Lars von Trier’s Golden Heart Trilogy
I finally got my hands on the The Idiots, the second entry (and most elusive) in Lars von Trier’s Golden Heart Trilogy. It was immediately apparent why the film wasn’t readily available at my local library or on Netflix; it makes Last Tango in Paris seem like a Pixar film. I enjoyed all three movies that made up the trilogy that includes the much lauded Breaking the Waves, The Idiots, and Dancer in the Dark.
Each film centers around a heroine with a heart of gold. In von Trier’s own words, they’re about “good women overwhelmed by a bad world”. There is an emotional brutality in these works that has become familiar in his other films. The audience, by and large, are meant to feel the brunt of this brutality, they are the end user. But in a less literal sense, the female protagonists become his whipping boys. Or girls, as it were.
In Breaking the Waves, an outstanding Emily Watson plays Bess McNeil. Bess is so simple, and kind, and good, the cloistered, deeply religious village she lives in, in northern Scotland, believes she’s mentally ill. Her marriage to an outsider is frowned upon, but allowed, and she experiences real joy in the union.Her husband works on a deep sea oil platform and in an accident at work, her husband is paralyzed. After that he insists that she take on lovers, and return to him to explain, in detail, about her sexual adventures. He promises her that if she doesn’t, he will die. This takes Bess into some really dark and violent places that she isn’t prepared to understand, and isn’t able to cope with.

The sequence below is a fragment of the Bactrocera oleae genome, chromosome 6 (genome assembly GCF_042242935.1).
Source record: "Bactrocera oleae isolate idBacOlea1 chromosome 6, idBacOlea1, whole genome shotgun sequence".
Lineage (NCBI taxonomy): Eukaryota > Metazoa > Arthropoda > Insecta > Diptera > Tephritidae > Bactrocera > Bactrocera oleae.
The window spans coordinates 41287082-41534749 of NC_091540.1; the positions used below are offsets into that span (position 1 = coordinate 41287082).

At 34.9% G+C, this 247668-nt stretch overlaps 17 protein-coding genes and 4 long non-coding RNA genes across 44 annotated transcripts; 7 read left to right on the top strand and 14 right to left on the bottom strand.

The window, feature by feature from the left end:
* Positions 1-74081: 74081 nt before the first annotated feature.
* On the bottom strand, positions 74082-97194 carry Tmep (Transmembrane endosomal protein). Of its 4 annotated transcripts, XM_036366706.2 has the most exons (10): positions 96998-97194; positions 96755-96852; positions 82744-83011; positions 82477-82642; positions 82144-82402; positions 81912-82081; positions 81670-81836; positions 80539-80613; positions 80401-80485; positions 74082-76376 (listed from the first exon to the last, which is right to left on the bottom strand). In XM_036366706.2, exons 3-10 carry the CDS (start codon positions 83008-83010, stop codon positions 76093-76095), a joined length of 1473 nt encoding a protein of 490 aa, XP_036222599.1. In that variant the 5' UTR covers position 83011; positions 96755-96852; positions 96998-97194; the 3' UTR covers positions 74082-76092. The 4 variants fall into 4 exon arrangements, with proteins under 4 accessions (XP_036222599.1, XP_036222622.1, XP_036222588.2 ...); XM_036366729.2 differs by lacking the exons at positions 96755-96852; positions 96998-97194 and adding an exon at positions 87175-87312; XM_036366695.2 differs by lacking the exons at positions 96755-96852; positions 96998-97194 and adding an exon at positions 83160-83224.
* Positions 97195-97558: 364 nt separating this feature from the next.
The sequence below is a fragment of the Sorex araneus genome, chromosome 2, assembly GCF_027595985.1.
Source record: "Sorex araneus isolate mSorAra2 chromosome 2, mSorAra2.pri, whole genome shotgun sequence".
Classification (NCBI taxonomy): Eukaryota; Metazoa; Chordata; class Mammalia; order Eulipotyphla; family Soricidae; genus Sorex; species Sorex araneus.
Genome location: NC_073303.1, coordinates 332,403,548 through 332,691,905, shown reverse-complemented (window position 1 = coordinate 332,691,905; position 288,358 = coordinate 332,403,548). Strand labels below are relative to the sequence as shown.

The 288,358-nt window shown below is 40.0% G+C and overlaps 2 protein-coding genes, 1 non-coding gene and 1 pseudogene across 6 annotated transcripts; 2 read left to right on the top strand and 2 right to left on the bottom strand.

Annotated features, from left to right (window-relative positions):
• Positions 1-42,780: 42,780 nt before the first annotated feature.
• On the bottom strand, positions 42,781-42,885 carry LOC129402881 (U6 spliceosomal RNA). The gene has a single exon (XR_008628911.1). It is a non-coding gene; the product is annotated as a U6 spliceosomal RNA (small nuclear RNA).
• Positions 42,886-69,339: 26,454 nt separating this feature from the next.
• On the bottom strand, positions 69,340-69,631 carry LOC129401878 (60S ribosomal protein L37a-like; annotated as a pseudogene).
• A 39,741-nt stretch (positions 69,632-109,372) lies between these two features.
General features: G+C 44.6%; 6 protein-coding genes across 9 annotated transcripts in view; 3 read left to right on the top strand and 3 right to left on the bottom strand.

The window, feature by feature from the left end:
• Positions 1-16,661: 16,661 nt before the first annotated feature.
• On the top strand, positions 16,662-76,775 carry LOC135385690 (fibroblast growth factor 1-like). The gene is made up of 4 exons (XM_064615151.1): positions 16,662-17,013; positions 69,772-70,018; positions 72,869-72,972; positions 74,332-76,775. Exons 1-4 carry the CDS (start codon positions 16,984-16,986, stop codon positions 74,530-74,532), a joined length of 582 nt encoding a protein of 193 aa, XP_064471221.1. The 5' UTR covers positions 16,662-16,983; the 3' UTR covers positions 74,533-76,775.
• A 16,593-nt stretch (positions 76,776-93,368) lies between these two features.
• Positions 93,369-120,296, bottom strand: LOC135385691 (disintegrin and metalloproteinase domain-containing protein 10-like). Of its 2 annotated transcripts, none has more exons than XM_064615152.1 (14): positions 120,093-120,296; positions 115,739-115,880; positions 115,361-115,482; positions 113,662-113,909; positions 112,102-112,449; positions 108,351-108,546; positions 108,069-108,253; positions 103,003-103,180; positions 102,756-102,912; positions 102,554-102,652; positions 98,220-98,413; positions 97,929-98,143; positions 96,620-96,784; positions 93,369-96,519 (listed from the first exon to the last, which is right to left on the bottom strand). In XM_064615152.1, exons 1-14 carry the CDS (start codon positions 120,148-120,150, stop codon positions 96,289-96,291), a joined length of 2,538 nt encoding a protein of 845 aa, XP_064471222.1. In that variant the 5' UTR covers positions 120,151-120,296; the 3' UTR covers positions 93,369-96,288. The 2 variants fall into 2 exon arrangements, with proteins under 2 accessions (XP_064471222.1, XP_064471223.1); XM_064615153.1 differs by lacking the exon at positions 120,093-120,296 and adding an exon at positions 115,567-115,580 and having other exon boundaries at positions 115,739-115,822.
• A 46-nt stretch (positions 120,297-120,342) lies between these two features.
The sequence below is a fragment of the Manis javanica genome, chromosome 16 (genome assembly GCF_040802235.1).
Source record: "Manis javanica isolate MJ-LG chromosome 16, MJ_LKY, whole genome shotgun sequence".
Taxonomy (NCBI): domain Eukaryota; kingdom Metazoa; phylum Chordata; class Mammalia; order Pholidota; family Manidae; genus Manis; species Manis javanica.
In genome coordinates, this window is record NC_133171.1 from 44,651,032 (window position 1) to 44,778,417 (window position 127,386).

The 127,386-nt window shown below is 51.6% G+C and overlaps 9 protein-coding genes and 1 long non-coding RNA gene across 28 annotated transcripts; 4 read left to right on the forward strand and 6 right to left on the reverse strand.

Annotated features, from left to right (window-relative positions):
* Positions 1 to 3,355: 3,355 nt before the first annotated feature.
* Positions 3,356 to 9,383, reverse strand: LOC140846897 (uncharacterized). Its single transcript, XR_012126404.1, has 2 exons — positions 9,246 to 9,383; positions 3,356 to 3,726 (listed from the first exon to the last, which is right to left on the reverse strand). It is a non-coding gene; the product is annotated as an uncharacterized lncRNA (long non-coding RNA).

The Idiots is the second ever entry under the Dogme 95 Collective. While von Trier’s films frequently exhibit elements of the Dogme 95 Manifesto (read about it here), this is his first that followed all the rules he and fellow Danish director Thomas Vinterberg outlined. In Idiots, a group of malcontents, angry at the middle class for their bourgeois indulgences, go into public places and “spass”, or act developmentally disabled. The practice is defended by the unofficial leader of the group in the name of self discovery, or finding your inner idiot. Karen, in a awe inspiring performance by Bodil Jørgensen, is our heroine. How she ends up with the group isn’t explained until the final scene. And while she initially resists the groups practices, she’s happy to find people that accept her. Of course, in the end, she’s destroyed.
The final chapter is Dancer in the Dark. Björk stars as an immigrant woman earning to provide for herself and her son. She’s framed by her landlord for a crime she didn’t commit, and for a number of reasons, she unwilling to come to her own defense, and is ultimately sentenced to death by hanging. Dancer marks a slight change in tone from the other two films. While there were moments of pitch black comedy in Breaking the Waves, it, and Idiots, maintains a solemn rigidity in it’s tragic tone. Where as in Dancer, the film gives way several times to peppy, choreographed musical numbers, allowing Björk’s character a bit of joy here and there.